Seth Wenig / AP
Mackenzie Bathgate and her husband, John, have been trying to buy a house in Lansdale, PA, for eight months now.
“At this point, we’ve looked at 28 houses individually, but ultimately made seven different proposals, each a little more aggressive than the last, because we’re so tired of it,” Bathgate said. “It’s supposed to be exciting and it’s been the opposite.”
Bathgate said they had waived the inspections and bid thousands of dollars above the asking price, and still haven’t had any luck.
Meanwhile, they are seeing interest rates spiral higher and higher – each increase adding to the pressure to find their home.
“That’s when we started feeling that kind of tension, ‘Oh my god, we need to make sure that every weekend is focused on looking at these three specific houses that we’re interested in,’ because We know they’re going to have an offer accepted by Monday.”
The couple are now exhausted and have decided to put their search to an end, just as the Federal Reserve raises interest rates again.
On Wednesday, the central bank hiked rates by three-fourth per cent. This is the fourth time it has happened this year – a pace the US has not seen since the 1980s.
The average rate on a 30-year term mortgage is now about 5.5%, nearly double what it was at the beginning of the year, According to Freddie Maco, Those high rates, combined with already high home prices, mean that buying a home has become a lot harder, even if the competition is a little less stiff.
“Nationally and locally we are seeing a cooling, a decrease in demand and an increase in supply,” said Ashley Jackson, a realtor with Realty Austin in Austin, TX. “We’re seeing this across the board, which is what you’d expect with interest rates going up so quickly.”
Jackson said the white-hot market for property had allowed sellers and agents to become accustomed to snagging properties within days, and was flooded with 20 or more offers for a listing, many at asking prices. .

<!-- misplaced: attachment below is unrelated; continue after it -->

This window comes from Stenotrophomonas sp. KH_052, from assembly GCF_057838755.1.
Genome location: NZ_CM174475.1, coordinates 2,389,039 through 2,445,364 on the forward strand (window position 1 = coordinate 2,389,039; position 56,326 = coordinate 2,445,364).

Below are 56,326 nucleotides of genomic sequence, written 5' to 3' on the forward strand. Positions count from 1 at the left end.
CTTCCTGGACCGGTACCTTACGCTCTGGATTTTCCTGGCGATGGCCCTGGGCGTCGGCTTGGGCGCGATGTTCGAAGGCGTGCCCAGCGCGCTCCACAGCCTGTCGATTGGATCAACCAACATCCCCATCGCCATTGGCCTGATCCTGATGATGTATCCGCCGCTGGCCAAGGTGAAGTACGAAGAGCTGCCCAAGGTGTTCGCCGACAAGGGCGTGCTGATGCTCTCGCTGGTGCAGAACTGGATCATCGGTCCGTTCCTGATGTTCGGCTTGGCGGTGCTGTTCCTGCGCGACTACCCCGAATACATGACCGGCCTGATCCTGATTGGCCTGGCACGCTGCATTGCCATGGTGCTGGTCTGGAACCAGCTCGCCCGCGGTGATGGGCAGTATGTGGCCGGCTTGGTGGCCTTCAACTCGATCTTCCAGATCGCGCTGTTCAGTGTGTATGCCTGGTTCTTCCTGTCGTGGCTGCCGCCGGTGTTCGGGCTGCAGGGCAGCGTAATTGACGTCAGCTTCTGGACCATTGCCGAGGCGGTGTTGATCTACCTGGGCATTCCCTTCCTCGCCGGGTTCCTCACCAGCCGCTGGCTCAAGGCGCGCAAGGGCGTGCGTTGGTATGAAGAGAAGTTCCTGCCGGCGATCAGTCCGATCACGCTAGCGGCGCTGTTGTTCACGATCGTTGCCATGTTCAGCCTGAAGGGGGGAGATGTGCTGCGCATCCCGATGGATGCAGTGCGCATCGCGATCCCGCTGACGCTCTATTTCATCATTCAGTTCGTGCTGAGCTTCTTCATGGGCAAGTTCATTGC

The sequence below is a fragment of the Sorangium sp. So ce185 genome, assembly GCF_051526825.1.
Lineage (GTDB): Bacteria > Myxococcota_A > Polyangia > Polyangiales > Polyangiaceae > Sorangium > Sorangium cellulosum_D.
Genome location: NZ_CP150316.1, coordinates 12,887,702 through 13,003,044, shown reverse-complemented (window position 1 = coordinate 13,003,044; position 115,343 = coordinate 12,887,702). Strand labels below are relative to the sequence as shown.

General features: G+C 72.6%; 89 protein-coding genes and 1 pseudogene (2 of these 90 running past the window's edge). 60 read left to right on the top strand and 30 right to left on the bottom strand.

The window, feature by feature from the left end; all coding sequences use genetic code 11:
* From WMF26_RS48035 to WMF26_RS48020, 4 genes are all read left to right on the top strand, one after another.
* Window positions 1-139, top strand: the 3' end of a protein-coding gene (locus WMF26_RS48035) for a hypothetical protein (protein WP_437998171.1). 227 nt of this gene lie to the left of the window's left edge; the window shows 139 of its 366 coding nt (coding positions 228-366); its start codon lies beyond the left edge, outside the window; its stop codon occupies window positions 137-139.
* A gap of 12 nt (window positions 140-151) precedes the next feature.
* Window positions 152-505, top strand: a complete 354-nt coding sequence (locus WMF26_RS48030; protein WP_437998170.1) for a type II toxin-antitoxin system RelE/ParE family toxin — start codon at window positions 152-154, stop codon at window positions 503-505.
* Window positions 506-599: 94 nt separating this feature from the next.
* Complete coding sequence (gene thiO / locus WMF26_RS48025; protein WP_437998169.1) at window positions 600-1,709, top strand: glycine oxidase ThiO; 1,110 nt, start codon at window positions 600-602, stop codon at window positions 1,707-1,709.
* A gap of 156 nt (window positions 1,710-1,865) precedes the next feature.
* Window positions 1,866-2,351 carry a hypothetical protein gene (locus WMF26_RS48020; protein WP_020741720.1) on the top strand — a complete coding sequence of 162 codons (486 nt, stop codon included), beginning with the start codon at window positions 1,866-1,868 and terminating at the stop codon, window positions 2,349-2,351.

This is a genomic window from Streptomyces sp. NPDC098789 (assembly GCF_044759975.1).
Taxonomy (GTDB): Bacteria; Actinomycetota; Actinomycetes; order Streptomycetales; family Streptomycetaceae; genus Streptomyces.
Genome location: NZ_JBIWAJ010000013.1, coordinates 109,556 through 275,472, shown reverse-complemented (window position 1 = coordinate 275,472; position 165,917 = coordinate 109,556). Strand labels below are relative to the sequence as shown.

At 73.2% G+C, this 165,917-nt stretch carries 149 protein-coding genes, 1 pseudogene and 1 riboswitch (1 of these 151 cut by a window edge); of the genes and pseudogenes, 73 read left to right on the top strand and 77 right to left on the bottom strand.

,[Sellers] They might be a little disappointed if their house has been sitting on the market for 21 days, which is actually still good enough. So it’s just fiction,” said Jackson, who is also the 2022 president-elect for the Austin Board of Realtors.
But there is no end to the gloom for home buyers, who are battling against a competitive market and steady interest growth.
Sienna Connor currently rents an apartment in Iowa City with her husband, Rex, and their two children. Connors began considering buying a home in 2020, just before the pandemic, but the bank said they weren’t ready for it.
“We were told by a mortgage lender that our credit needed to be a little higher. It took us a few years to save up for the down payment and closing costs and what not,” said Sienna Connor.
Finally, this month, they were pre-approved at an interest rate of 5%. But that rate doesn’t lock in until they have an offer on the house accepted. And with all the time to save and increase their credit, Connor said they may have missed their window.
“A few years ago, we would probably have been able to buy a nice three bedroom house for our family. But once interest rates go up, we will effectively be out of this whole area,” she said.
Others, such as Peter Heuer and his wife, Cathy Yount, have been able to find opportunities within the growth. After a long search, they are finally in contract on a house in Rochester, New York.
“I think they [higher interest rates] In fact, helped us personally, because they greatly reduced the competition,” said Peter Heuer. “So the last one we submitted, the last one, which was successful, we had the property as a protest.” But there were only a few offers. By 10 or 20.”
Courtesy of Peter Heuer
Heuer said he is pleased with the stability and freedom that the homeowner will provide to him and his family. But for Bathgates in Pennsylvania, Connors in Iowa, and countless other Americans, those luxuries feel more out of reach than ever.
For Bathgate, it’s easy.
“We just want a house,” she said. “We just want to have a family and a yard and be able to have a beer on our deck at the end of the day. And it’s frustrating and I feel like the American dream is no longer being achieved.”
This story was adapted for the web by Manuela López Restrepo.